Index picking is just as hard as stock picking: letter from Elly Lawther, Limpsfield, Surrey, UK

I read with interest your report on the proliferation of market indices ( “Flurry of new social benchmarks sees market-tracking indices swell to 3.7m”). With all these indices to choose from, index picking seems just as tricky as stock picking. Would the index industry kindly construct an index of indices so that I might monitor my performance?

Today's opinion

Lex: Facebook: Sheryl the Peril
Control is becoming expensive for the Facebook founder

Do not confuse boards by muddling their mandate
Companies exist to provide goods and services at a price which makes a profit

The FT View: Preventing moral hazard in Britain’s universities
Students must be protected if higher education providers go bust

The FT View: Transatlantic relations take an indecorous turn
Trump misses a chance to stand tall in Europe and appears small

Lex: Brexit/UK stocks: defensives redefined
When running for cover be sure your shelter is sound

Lex: Conglomerates/ABB: Wotan opportunity
Unwieldy industrial groups are acknowledging the need to be nimble

Lex: Vegans vs vehicles: 50 shades of green
Chewing over the best way to battle climate change

To calm the Brexit storm, we must listen to the UK’s views again
Examining the issues behind the vote will move the debate away from political bickering

Why the real power in America is in the suburbs
US suburbia is a fine achievement, or at least finer than its portrayals in national culture allow

Inside Business: A simpler JPMorgan forces its way into Warren Buffett’s portfolio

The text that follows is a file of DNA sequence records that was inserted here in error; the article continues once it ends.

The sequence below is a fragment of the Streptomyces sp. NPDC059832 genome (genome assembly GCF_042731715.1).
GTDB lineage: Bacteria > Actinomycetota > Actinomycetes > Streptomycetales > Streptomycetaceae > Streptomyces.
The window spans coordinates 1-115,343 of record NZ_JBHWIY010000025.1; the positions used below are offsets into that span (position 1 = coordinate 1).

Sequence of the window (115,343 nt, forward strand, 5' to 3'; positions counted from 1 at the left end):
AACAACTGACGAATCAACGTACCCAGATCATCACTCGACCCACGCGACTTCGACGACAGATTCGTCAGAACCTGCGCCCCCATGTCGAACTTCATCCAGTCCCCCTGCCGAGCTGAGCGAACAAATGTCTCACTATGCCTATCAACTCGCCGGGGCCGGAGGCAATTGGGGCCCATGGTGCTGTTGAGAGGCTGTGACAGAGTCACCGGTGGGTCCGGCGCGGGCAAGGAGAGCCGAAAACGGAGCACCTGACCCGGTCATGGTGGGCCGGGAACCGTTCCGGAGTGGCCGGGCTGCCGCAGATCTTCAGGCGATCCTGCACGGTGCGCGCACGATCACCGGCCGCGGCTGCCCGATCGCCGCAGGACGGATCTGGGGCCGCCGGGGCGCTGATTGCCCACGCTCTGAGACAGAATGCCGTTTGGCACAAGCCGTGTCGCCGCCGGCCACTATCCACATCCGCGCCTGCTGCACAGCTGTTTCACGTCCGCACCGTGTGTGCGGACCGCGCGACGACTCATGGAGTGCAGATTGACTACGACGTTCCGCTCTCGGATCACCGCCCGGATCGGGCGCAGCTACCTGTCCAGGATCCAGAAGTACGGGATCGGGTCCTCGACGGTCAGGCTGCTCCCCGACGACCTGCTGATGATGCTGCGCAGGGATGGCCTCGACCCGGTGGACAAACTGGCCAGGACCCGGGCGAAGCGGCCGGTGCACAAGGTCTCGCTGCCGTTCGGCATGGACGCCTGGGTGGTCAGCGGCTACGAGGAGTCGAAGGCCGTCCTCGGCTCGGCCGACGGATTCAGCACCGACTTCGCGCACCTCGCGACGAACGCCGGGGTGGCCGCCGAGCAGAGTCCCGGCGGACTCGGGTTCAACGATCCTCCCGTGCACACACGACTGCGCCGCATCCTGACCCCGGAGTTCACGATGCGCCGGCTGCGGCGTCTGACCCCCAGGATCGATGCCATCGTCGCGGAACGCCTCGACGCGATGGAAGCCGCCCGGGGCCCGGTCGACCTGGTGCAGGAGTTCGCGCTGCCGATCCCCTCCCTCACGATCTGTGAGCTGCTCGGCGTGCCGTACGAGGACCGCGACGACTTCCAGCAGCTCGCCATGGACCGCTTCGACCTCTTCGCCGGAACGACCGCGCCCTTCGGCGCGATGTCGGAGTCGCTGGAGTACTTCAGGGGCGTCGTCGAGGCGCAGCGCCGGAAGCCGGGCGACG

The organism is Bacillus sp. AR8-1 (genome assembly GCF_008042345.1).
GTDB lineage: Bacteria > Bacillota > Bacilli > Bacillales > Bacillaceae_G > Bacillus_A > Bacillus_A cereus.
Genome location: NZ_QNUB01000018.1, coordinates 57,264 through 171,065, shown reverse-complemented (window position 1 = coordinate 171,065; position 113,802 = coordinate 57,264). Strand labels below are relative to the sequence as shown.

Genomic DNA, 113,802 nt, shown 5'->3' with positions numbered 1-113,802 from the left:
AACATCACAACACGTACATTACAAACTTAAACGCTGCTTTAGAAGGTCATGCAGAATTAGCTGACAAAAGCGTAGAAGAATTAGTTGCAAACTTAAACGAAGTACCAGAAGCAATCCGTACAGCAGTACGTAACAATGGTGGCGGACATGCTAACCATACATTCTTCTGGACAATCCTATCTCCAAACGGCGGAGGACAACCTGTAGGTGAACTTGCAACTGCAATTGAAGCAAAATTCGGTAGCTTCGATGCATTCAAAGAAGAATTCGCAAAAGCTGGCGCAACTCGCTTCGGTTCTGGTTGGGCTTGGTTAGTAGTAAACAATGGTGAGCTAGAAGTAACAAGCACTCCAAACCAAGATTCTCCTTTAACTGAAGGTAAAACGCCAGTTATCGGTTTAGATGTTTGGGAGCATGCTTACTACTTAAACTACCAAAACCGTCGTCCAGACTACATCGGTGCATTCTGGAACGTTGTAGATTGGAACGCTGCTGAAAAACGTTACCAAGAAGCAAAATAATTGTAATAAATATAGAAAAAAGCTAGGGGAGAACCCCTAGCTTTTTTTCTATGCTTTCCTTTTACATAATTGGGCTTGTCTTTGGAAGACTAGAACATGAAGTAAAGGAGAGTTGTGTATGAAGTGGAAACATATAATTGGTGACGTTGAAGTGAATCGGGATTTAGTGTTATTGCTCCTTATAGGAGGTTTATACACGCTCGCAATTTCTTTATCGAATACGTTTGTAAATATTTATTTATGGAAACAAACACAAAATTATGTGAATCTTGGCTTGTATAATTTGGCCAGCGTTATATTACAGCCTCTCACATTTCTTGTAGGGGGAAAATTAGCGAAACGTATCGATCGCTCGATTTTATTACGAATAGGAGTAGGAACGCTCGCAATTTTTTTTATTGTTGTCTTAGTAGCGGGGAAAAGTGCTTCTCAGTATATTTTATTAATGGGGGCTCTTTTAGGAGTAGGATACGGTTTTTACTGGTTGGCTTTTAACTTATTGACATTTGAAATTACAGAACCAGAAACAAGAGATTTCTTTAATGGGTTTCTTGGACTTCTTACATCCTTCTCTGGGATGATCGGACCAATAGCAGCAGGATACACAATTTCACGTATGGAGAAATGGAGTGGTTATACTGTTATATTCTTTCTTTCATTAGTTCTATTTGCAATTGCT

The US lender has evolved to become less complex and more in the Sage of Omaha’s ballpark

Theresa May must change course on her deal to leave the bloc
Parliamentary support for the prime minister’s agreement requires a more detailed political declaration

Inside London: UK banks boast strength, but markets think otherwise
Multitude of offers to borrowers reflects the desperate state of the mortgage sector

On Wall Street: Market turbulence poses Wall Street dealmakers a tricky question
Volatility in stocks has hit the ambitions of public companies but helped private equity firms

FT Magazine: The highs and lows of bringing up a bonsai
‘Like teenagers, these trees rarely rise before noon and are prone to lengthy bouts of inactivity’

FT Alphaville: Markets Live: Friday, 16th November 2018

FT Magazine: Jancis Robinson: the bargains beyond Burgundy
‘If we were prepared to seek alternative sources of fine Pinot Noir, we might all save a lot of money’

Chanticleer Garden gives an appetite for colchicums
A display like that in Philadelphia is a feast for the eyes — and for squirrels too

American TV explains the bigger picture
Fox is the hearth around which Americans gather to watch their country go up in flames

Free Lunch: Governments are right to get tough on multinational company taxation
There is a need to act unilaterally so the best does not become the enemy of the good

Another spoonful of nostalgia? No thanks
Mary Poppins is back. But do we need her? From film to fashion, we should be looking to the future, not ransacking the archives

FT View

The FT View: Preventing moral hazard in Britain’s universities
Students must be protected if higher education providers go bust

The FT View: Transatlantic relations take an indecorous turn
Trump misses a chance to stand tall in Europe and appears small